For years, Mac lovers could smugly poke fun at Windows users and their disease ridden PCs. Apple was much safer they claimed, and they were right. However, Apple gear wasn't safer because it was designed to be safer, it just wasn't as popular and hackers couldn't be bothered coming up with exploits for a platform used by a handful of enthusiasts.
After Apple regained its footing, it soon drew the attention of nefarious characters. Apple's iOS boom was closely followed by hackers and as a result the iPhone is now the most hackable mobile device by far.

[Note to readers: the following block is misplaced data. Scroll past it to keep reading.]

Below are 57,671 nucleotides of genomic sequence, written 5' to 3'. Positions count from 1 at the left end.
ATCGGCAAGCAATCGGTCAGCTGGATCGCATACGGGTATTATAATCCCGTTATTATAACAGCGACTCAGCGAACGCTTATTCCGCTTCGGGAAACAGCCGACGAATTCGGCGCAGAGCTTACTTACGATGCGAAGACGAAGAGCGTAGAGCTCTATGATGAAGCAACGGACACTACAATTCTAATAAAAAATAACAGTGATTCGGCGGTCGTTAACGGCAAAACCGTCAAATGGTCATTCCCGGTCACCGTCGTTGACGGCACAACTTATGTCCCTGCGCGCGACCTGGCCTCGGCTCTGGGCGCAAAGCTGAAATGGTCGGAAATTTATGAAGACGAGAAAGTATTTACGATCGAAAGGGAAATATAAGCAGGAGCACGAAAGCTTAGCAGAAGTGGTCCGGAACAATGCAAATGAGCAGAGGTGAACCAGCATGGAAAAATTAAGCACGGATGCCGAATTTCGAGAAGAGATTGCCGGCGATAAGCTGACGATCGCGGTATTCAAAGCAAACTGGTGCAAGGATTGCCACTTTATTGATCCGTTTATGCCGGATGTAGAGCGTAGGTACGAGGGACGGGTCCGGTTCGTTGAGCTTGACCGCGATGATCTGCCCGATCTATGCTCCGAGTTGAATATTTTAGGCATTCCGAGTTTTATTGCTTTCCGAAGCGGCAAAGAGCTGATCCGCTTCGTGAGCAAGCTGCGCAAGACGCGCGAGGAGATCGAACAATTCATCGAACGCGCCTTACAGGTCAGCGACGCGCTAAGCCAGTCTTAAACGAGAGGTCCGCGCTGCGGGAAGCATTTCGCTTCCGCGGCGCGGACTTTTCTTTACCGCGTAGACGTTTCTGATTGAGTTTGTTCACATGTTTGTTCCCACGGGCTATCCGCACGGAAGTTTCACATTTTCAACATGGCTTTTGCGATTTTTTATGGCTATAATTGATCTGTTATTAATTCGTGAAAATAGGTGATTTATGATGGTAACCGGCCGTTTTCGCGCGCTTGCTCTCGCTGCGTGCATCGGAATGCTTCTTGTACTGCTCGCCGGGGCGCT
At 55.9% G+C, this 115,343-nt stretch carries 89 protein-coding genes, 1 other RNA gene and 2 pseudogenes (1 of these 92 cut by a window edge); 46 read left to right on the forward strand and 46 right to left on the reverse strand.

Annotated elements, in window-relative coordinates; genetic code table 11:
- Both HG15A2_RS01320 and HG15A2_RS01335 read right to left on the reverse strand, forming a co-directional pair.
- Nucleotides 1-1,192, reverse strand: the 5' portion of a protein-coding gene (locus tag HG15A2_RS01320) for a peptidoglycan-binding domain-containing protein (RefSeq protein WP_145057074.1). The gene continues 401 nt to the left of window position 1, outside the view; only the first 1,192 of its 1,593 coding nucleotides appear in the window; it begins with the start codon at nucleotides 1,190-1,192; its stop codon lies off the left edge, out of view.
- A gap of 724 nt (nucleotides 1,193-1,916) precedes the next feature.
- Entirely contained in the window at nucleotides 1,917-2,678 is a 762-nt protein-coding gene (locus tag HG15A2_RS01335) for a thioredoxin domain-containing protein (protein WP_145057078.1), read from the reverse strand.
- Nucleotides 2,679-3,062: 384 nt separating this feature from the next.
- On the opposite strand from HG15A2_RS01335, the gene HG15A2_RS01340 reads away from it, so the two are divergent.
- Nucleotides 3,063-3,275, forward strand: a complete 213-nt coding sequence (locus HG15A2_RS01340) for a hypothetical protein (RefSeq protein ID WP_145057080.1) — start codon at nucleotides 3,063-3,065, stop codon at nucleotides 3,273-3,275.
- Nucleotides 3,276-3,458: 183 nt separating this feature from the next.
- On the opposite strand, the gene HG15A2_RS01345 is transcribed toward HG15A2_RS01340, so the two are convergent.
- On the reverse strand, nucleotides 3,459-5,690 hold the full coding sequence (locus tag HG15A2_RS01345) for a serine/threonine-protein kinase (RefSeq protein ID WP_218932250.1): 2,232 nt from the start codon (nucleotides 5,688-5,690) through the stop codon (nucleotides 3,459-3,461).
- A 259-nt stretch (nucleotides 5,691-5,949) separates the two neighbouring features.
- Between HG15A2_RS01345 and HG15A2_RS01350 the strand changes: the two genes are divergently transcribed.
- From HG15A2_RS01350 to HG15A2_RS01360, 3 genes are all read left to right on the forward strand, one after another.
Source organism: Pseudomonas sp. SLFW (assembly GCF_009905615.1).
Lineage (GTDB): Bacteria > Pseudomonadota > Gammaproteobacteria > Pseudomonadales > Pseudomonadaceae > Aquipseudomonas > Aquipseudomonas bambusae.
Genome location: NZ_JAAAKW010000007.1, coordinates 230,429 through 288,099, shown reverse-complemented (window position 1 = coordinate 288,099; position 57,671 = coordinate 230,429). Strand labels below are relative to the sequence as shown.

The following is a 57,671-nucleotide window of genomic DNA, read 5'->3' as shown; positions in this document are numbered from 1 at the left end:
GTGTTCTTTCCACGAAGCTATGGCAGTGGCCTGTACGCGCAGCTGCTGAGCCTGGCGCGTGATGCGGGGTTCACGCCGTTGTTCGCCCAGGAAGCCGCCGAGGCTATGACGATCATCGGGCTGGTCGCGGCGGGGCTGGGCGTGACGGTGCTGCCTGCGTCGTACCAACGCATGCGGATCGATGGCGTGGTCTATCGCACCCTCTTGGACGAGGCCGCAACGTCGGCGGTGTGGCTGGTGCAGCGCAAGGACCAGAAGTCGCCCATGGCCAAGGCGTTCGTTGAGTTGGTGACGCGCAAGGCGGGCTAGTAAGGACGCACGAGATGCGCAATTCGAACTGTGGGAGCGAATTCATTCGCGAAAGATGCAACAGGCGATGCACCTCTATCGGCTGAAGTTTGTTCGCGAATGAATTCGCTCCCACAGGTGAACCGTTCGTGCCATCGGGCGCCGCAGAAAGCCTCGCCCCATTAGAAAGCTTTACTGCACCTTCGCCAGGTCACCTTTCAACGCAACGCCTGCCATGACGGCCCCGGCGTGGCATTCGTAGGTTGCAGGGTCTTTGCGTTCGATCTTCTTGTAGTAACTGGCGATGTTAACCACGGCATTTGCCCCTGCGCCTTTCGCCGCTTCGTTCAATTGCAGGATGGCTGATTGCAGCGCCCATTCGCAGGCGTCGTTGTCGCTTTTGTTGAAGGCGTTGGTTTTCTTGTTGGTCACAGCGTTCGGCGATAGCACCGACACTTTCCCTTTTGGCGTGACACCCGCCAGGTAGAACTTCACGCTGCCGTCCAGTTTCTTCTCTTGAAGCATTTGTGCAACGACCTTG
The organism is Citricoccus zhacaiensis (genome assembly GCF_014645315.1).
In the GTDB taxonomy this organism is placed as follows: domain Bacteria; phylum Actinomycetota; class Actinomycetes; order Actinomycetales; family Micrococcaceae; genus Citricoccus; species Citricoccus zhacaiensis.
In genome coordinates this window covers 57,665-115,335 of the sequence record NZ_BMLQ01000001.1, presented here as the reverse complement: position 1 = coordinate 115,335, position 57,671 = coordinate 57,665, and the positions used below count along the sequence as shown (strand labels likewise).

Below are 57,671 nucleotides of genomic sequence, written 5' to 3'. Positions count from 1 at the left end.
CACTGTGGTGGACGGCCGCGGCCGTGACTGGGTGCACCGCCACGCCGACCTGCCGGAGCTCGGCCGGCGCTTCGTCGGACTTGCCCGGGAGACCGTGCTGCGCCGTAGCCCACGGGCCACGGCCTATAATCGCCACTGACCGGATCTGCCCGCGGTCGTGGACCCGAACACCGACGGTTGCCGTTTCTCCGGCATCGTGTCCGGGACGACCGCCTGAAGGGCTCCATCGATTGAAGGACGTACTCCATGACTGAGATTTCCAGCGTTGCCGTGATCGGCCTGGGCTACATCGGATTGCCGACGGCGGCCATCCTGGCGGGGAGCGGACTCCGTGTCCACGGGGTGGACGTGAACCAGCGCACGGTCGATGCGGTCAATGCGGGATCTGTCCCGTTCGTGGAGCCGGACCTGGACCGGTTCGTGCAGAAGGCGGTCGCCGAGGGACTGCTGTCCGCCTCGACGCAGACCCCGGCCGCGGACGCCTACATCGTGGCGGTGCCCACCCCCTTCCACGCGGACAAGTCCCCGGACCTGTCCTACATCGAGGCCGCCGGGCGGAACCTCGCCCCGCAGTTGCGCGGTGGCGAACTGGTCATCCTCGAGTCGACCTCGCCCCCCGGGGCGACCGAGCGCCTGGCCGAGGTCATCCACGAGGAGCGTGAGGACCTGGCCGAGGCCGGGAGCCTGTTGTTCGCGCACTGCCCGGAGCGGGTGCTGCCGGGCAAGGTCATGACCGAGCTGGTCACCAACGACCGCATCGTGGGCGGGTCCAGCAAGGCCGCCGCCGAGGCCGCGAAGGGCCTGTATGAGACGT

According to web security outfit Sourcefire, the iPhone is plagued by 210 Critical Vulnerabilities and Exposures (CVEs), reports ZDNet. In contrast, Google's Android has just 24, while Windows Phone and Blackberry have 15 and 11 respectively. Coincidentally that is also the number of Windows Phone and Blackberry exclusive apps.
The report found that the vast popularity of iOS devices has a lot to do with the abysmal results.
Researchers also noted that Android received fewer CVEs in 2012 than it did in 2011, despite the fact that its market share is growing faster than the Greek deficit.